Phase Out Poverty

Community Farming

The Basics

Defining community farming


Community farming is when people who care about protecting and nurturing a healthy and local food source come together to build and support urban farms in their neighbourhoods. Some want to help community groups in managing executive functions of a farm, some want to get involved in the farming and value the community approach, and others simply enjoy the fresh and healthy source of locally-produced food, or want to visit and learn about urban farming. Community farming brings farmers and consumers together, creates sustainable agriculture, and establishes a local appreciation of fresh, healthy, locally-produced food. By supporting community farms, local communities become directly invested in their food system and enjoy social, economic, environmental, and agricultural benefits.




What is urban farming?


Urban farming is growing or producing food in a city or heavily populated area and assumes a level of commerce, the growing of product to be sold as opposed to being grown only for personal consumption or sharing. People have been growing crops and raising animals in and around cities for thousands of years, but a division between urban and rural has been sharply defined over time out of cultural bias viewing cities as “progressive” and farms as “backward”, and the misguided notion of risk to public health. You don’t have to be a corporation or own a lot of land to be an urban farmer. An person, a few friends, a nonprofit, or a group in the neighborhood can start and run an urban farm. Food can be the sold to restaurants or at a farmers market, given to a local soup kitchen or church, but primarily, the food is grown as a form of commerce between the grower and the customer. As more of people begin to understand our food system, more of us want to know and have input into how food is grown, how it's handled after being harvested and how it moves from one place to another along the food route. People have begun to understand we have no say in what's grown or how it's grown, and urban agriculture can change this. Urban farms can can grow to be the front line of the food system, increasing access to locally grown food and reintroducing the public to the many facets of food that have been lost as a culture. The way food grows and gains its nutrition are valuable lessons and make for a better informed urban consumer.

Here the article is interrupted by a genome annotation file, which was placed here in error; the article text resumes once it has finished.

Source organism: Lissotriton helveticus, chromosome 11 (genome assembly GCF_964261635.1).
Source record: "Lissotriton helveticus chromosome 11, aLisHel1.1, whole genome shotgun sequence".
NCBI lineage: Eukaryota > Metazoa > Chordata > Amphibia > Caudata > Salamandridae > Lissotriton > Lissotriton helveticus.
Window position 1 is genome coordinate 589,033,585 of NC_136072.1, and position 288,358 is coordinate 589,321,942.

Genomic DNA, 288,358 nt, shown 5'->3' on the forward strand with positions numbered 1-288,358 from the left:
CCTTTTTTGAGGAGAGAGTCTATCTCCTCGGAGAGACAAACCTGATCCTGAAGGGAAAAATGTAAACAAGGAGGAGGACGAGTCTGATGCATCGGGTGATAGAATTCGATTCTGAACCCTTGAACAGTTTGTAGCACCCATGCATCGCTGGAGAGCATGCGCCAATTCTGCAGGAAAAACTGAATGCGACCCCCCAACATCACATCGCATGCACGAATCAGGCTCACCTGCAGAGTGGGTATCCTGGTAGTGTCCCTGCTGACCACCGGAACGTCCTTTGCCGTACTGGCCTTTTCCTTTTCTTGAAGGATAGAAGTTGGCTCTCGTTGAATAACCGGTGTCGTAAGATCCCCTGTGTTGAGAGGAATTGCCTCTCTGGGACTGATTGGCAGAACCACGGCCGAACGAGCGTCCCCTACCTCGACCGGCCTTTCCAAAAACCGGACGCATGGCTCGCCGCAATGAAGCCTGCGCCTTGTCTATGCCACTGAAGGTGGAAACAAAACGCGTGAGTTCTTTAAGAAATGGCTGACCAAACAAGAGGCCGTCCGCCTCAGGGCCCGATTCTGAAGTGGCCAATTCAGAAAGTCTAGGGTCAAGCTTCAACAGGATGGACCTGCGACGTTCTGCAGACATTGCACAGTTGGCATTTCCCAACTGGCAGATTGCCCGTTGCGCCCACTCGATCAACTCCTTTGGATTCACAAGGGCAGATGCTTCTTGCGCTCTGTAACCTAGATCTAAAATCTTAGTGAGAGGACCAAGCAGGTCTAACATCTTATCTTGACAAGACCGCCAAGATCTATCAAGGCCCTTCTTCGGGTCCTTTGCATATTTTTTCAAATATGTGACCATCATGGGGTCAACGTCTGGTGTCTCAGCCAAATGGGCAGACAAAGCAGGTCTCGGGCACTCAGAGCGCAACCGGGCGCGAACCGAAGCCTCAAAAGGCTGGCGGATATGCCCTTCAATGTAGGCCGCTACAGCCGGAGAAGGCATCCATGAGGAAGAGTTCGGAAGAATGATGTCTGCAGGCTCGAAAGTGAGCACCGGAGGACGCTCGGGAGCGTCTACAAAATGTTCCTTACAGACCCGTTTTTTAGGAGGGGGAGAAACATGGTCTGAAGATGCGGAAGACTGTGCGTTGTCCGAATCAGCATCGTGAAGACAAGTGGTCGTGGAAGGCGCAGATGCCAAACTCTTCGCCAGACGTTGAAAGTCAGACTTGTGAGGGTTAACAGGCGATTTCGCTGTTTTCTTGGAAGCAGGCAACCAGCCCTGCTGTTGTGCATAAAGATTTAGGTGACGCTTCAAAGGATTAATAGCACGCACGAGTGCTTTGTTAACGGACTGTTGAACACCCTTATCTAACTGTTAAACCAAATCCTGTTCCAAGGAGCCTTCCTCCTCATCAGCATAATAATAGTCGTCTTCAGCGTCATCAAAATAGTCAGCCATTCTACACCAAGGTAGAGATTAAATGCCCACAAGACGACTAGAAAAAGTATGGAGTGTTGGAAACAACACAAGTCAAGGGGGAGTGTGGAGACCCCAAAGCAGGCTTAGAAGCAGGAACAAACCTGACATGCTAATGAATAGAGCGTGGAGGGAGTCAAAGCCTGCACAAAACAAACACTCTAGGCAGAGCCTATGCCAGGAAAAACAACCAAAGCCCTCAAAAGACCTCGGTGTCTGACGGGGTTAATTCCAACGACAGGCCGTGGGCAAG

Phase Out Poverty


The vision of Phase Out Poverty (POP) is to build a system of support to help strengthen the vulnerable among us (individuals and families in need), and in doing so, reinforce the pride, respect, and wisdom that defines us a people and community. POP Support systems will be an integration of self-sufficient technology and practices distributed at the community level where everyday people need them the most. Project stages...

  1. Hydroponics / Aquaponics / Aeroponics (reduce grocery bills; fundraising)
  2. Anaerobic Digester (Reduce gas and municipal waste bills)
  3. Water Collection (Reduce municipal water bills)
  4. Rocket Mass Heater (Reduce heating, hot water, and electricity bills)
  5. Energy Roof (Reduce electrical, heating and hot water bills)
  6. Rammed Earth Building/Blocks (Fireproof home, improve air quality, and more)




Who will we support?


The measure of a person is the willingness to extend a helping hand despite social and economic prejudice that commonly divides us. We seek to bring together a community of people with the capacity to see beyond the surface in support of...

  • homeless and low-income youth, families, and seniors
  • critical support services (shelters, food banks, and social non-profits)
  • hidden poverty - a subset of people that live beyond the scope of designed support services, often due to stringent eligibility, prejudice, or individual challenges

Homeless youth, adults and seniors alike are an untapped resource of community strength and support, but too few take the time to see their potential. Despite the rise in poverty, the cost of living continues to grow - food, housing, goods and services, including taxes, utilities, and gas. We need to rally, empower, and raise up this valuable resource to build stronger and healthier communities - emphasizing a fair, equal, and equitable standard of living and a higher quality of life for all people and not just the few who can afford it.